Exploring the Different Types of Retinal Detachment

Retinal detachment happens when your retina pulls away from its normal position. If a small part of your retina detaches, you might not have symptoms. If a large part detaches, you’ll experience floaters, flashes of light or a dark shadow. Even though retinal detachment is not painful, it is a medical emergency. Early treatment can prevent vision loss.

There are three types of retinal detachment, which we’ll cover below. Although they are different, all types are serious and require immediate medical attention. 

Rhegmatogenous Retinal Detachment 

Rhegmatogenous retinal detachment is the most common type. It starts with a hole, tear or break in the retina that lets the vitreous gel (fluid from the middle part of your eye) leak under the retina. When the liquid settles, it causes the retina to pull away. This process happens gradually. 

Aging is the most common cause of rhegmatogenous retinal detachment, though eye injuries, eye surgery and nearsightedness may also be risk factors. Fortunately, most people who experience retinal tears don’t end up with retinal detachment. But, if you notice concerning symptoms – floaters, spots, flashes of light – contact a retina specialist right away

Tractional Retinal Detachment 

Tractional retinal detachment occurs when scar tissue pulls the retina away from the back of the eye. It can lead to serious vision loss, which is why swift medical intervention is necessary.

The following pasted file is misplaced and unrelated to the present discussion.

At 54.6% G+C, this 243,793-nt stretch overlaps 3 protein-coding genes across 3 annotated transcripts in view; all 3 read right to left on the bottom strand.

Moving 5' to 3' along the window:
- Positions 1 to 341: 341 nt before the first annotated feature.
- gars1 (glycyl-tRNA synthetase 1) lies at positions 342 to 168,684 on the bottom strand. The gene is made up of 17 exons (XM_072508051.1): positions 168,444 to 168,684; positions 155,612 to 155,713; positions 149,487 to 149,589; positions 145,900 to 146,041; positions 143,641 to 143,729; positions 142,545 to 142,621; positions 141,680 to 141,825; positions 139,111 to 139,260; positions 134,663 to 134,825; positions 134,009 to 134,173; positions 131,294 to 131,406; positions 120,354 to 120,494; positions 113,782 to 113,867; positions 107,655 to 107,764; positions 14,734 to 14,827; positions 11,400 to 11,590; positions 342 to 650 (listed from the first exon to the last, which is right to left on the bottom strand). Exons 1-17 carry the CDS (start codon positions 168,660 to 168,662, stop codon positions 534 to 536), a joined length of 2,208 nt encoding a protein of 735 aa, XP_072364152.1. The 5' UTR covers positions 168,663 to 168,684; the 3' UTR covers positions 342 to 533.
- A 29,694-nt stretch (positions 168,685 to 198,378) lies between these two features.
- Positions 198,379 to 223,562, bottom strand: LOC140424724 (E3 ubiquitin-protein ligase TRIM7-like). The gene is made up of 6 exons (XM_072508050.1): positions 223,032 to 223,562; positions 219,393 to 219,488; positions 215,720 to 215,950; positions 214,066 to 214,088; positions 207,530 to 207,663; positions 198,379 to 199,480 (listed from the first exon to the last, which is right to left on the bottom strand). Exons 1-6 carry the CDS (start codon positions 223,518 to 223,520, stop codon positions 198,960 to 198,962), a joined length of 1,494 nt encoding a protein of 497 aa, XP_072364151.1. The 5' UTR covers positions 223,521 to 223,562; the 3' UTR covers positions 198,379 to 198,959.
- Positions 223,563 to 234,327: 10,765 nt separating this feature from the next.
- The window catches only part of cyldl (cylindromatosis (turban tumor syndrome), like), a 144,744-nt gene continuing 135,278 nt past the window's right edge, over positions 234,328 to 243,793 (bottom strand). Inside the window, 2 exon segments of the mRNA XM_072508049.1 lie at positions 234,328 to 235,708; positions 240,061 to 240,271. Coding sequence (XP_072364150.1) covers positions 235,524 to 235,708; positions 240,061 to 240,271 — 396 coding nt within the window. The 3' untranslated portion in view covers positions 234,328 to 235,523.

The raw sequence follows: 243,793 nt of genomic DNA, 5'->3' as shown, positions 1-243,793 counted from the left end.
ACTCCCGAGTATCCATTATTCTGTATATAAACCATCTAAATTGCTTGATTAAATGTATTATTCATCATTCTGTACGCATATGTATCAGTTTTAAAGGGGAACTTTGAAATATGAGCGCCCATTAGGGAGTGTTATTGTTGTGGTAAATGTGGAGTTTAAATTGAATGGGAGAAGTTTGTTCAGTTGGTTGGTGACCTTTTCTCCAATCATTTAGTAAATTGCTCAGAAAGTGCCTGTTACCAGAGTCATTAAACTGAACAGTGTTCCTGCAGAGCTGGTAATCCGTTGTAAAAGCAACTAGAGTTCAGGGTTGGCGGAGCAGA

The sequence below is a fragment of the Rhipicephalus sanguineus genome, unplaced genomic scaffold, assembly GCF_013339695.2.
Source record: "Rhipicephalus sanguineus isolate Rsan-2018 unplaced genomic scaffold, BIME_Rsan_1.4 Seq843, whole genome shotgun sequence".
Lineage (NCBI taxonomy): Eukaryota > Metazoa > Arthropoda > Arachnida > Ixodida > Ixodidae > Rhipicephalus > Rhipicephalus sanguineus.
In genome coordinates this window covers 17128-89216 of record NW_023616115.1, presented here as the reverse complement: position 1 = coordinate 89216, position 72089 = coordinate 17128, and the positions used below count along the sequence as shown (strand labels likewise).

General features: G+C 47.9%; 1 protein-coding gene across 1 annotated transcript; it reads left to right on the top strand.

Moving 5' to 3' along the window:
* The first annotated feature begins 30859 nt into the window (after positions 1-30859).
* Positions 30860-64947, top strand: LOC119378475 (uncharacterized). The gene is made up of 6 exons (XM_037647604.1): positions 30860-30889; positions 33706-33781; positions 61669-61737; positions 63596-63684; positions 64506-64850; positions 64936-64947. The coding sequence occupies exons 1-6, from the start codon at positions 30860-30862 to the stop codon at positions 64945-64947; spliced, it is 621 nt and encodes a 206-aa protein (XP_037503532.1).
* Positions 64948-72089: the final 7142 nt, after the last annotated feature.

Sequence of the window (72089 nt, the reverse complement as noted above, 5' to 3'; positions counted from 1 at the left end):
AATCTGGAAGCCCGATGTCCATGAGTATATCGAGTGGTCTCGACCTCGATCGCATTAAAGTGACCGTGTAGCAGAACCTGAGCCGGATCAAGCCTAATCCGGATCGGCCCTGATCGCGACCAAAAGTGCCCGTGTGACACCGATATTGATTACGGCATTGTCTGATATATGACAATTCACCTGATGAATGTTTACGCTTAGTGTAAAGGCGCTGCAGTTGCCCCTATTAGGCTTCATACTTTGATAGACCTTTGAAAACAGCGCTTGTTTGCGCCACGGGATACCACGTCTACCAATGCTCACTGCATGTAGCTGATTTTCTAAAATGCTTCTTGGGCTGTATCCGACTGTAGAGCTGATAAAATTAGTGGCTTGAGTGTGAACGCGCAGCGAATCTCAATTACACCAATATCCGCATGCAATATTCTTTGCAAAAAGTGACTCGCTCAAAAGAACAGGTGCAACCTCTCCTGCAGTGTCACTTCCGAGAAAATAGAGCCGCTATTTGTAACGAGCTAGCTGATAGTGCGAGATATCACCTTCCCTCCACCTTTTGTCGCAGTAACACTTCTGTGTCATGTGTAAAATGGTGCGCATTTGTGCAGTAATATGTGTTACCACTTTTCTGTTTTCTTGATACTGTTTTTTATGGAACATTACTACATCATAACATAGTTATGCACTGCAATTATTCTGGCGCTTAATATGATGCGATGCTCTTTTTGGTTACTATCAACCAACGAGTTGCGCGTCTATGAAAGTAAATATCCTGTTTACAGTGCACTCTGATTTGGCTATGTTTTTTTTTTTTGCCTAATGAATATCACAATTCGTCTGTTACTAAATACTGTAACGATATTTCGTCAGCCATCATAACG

Typically, tractional retinal detachment is found in people with diabetes or diabetic retinopathy. These conditions damage the blood vessels and leave behind scar tissue that pull back the retina. 

The best way to avoid this type of detachment is by managing your diabetes. Stay physically active, eat a balanced diet and maintain a healthy weight. Also, take your medications as directed and schedule a yearly exam with your retina doctor. 

Exudative Retinal Detachment 

Exudative retinal detachment is rare. It happens when fluid collects under the retina but there is no tear present. If enough fluid gets behind the retina, it can push it away from the eye. This type of detachment can also affect both eyes instead of just one.

The most common causes of exudative retinal detachment are leaking blood vessels or swelling in the back of the eye. Usually, these issues are caused by inflammatory diseases, kidney diseases, Lyme disease, eye tumors and severe high blood pressure. 

See a Retina Specialist if You Suspect Retinal Detachment 

If you suspect retinal detachment, contact your eye doctor right away. Retinal detachment is nothing to mess with it as it can lead to permanent vision loss. Your eye doctor will do an exam and may suggest a few other tests. They can then recommend the best course of treatment depending on how much of your retina is detached. To speak with an experienced, qualified retinal specialist, contact Empire Retina Consultants today.